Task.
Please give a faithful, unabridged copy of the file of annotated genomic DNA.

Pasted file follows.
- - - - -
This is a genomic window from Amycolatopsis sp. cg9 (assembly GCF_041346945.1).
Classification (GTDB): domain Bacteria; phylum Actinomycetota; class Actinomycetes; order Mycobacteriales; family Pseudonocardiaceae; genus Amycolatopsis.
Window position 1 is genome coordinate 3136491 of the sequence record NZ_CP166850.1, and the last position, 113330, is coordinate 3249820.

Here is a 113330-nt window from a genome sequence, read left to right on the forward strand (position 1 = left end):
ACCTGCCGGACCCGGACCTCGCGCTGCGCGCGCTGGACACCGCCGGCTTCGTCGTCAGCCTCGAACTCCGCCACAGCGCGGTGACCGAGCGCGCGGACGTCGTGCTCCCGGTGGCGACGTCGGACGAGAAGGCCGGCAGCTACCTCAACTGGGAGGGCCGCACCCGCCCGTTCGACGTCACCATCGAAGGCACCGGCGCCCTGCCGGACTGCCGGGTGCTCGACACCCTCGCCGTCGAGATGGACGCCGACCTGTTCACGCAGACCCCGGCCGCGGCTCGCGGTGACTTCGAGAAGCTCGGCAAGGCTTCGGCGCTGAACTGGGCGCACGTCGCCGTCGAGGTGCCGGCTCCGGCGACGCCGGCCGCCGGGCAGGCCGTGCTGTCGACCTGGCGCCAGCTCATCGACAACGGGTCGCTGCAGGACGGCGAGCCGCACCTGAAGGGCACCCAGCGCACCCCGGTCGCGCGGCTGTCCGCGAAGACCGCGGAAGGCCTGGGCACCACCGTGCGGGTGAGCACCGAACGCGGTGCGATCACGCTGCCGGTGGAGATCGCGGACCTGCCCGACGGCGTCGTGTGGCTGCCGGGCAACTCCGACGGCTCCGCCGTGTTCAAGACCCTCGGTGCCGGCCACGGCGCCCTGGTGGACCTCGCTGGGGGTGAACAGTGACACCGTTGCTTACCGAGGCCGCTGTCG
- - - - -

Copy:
This is a genomic window from Amycolatopsis sp. cg9 (assembly GCF_041346945.1).
Classification (GTDB): domain Bacteria; phylum Actinomycetota; class Actinomycetes; order Mycobacteriales; family Pseudonocardiaceae; genus Amycolatopsis.
Window position 1 is genome coordinate 3136491 of the sequence record NZ_CP166850.1, and the last position, 113330, is coordinate 3249820.

Here is a 113330-nt window from a genome sequence, read left to right on the forward strand (position 1 = left end):
ACCTGCCGGACCCGGACCTCGCGCTGCGCGCGCTGGACACCGCCGGCTTCGTCGTCAGCCTCGAACTCCGCCACAGCGCGGTGACCGAGCGCGCGGACGTCGTGCTCCCGGTGGCGACGTCGGACGAGAAGGCCGGCAGCTACCTCAACTGGGAGGGCCGCACCCGCCCGTTCGACGTCACCATCGAAGGCACCGGCGCCCTGCCGGACTGCCGGGTGCTCGACACCCTCGCCGTCGAGATGGACGCCGACCTGTTCACGCAGACCCCGGCCGCGGCTCGCGGTGACTTCGAGAAGCTCGGCAAGGCTTCGGCGCTGAACTGGGCGCACGTCGCCGTCGAGGTGCCGGCTCCGGCGACGCCGGCCGCCGGGCAGGCCGTGCTGTCGACCTGGCGCCAGCTCATCGACAACGGGTCGCTGCAGGACGGCGAGCCGCACCTGAAGGGCACCCAGCGCACCCCGGTCGCGCGGCTGTCCGCGAAGACCGCGGAAGGCCTGGGCACCACCGTGCGGGTGAGCACCGAACGCGGTGCGATCACGCTGCCGGTGGAGATCGCGGACCTGCCCGACGGCGTCGTGTGGCTGCCGGGCAACTCCGACGGCTCCGCCGTGTTCAAGACCCTCGGTGCCGGCCACGGCGCCCTGGTGGACCTCGCTGGGGGTGAACAGTGACACCGTTGCTTACCGAGGCCGCTGTCG